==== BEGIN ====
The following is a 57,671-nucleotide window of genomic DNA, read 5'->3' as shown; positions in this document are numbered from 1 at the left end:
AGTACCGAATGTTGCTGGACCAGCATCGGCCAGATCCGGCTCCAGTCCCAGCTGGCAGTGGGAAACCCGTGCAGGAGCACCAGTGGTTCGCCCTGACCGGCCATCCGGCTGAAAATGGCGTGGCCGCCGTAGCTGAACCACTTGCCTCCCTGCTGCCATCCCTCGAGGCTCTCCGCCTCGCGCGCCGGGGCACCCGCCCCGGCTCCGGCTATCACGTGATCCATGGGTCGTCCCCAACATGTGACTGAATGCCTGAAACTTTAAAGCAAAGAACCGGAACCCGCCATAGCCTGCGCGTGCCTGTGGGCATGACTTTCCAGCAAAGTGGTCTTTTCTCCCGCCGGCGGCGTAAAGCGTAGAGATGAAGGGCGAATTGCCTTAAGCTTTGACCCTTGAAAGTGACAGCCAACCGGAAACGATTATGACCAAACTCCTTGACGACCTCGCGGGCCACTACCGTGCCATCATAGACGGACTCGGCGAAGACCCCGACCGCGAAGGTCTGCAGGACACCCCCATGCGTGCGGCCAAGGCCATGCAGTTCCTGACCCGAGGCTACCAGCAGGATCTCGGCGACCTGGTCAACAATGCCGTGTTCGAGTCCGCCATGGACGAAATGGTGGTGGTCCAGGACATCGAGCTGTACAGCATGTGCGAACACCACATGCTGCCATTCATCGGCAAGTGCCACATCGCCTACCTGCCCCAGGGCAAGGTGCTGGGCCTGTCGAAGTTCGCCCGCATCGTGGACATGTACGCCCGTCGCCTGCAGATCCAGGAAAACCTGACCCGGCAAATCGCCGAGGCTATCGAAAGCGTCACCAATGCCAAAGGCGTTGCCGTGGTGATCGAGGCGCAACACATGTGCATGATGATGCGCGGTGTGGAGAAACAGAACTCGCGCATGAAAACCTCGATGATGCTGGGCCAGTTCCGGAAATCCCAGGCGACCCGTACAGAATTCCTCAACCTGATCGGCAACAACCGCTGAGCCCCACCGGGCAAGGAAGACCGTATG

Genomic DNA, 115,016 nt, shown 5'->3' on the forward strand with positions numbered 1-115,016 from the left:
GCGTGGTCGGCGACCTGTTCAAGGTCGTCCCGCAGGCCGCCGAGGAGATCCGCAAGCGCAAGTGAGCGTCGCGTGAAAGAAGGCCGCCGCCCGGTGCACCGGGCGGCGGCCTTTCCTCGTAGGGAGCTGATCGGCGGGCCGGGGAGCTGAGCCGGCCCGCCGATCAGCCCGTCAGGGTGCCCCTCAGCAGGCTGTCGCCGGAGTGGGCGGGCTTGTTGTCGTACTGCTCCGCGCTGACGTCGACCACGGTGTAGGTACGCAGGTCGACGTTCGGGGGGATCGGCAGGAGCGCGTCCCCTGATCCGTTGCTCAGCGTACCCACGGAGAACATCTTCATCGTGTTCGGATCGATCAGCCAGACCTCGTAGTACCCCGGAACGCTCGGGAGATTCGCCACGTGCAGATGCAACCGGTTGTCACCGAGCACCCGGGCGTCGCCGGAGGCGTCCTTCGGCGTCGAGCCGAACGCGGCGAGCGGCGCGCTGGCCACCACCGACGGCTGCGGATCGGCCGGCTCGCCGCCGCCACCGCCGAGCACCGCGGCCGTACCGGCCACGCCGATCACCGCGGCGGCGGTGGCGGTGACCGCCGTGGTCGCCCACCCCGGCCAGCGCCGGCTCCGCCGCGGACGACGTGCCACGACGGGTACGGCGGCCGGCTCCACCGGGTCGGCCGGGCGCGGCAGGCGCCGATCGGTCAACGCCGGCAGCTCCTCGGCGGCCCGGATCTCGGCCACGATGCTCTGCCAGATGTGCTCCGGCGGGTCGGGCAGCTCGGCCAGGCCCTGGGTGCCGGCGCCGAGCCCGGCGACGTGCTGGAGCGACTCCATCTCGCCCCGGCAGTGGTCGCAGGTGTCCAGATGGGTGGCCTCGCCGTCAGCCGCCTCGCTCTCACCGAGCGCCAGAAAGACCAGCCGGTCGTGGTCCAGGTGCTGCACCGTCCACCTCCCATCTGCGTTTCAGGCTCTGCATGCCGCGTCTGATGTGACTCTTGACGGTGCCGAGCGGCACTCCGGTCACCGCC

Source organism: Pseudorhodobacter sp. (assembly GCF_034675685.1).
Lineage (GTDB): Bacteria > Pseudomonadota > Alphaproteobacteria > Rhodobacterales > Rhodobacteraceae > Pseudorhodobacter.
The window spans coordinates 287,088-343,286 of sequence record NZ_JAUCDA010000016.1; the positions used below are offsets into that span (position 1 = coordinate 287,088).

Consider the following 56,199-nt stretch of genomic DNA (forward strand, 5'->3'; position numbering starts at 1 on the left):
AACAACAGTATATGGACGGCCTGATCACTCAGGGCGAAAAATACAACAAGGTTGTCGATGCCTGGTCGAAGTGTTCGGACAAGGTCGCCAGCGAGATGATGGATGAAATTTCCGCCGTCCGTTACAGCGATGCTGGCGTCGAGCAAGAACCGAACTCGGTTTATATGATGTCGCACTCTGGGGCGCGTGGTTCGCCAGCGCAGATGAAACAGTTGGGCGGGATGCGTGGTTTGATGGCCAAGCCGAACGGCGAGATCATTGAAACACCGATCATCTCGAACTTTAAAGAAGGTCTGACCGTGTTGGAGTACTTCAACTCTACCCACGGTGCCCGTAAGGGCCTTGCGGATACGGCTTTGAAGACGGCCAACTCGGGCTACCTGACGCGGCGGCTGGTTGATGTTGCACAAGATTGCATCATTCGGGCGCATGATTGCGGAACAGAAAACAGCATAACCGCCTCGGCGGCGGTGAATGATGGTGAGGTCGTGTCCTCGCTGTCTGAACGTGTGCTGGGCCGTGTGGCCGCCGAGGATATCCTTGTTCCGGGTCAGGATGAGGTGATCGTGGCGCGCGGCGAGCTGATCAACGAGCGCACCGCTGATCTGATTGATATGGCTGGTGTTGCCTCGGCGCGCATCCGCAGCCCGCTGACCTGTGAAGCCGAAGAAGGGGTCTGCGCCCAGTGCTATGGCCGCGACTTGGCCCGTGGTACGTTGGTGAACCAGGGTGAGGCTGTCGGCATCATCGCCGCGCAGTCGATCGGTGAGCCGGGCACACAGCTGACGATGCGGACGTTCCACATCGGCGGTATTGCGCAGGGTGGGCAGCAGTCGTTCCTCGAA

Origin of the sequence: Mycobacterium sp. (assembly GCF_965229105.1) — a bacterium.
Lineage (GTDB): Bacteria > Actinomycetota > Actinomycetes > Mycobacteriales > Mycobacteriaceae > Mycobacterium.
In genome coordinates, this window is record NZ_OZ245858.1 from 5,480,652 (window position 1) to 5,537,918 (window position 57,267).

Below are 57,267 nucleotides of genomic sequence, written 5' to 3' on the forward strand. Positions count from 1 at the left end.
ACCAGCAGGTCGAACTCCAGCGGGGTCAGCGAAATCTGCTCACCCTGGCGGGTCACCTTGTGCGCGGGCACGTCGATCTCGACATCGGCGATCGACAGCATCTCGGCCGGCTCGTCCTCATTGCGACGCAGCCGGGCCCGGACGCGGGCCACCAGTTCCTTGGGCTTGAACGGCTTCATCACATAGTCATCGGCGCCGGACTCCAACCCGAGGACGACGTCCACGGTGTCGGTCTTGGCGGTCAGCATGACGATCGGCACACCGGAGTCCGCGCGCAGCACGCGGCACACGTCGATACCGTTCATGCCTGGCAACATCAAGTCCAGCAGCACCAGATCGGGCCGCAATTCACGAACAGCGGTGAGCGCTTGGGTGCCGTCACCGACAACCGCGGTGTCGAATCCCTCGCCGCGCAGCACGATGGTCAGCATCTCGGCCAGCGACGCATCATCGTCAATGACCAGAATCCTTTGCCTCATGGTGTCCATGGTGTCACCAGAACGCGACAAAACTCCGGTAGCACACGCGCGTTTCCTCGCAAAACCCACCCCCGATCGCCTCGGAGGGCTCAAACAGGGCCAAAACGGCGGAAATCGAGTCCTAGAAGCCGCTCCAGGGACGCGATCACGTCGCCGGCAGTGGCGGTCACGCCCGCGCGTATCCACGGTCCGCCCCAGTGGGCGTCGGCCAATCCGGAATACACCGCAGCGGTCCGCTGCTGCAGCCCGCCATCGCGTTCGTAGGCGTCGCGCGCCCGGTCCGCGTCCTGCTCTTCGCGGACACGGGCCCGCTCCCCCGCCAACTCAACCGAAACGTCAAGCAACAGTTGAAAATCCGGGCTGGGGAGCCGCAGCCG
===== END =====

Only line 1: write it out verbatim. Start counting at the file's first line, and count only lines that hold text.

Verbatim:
The following is a 57,671-nucleotide window of genomic DNA, read 5'->3' as shown; positions in this document are numbered from 1 at the left end: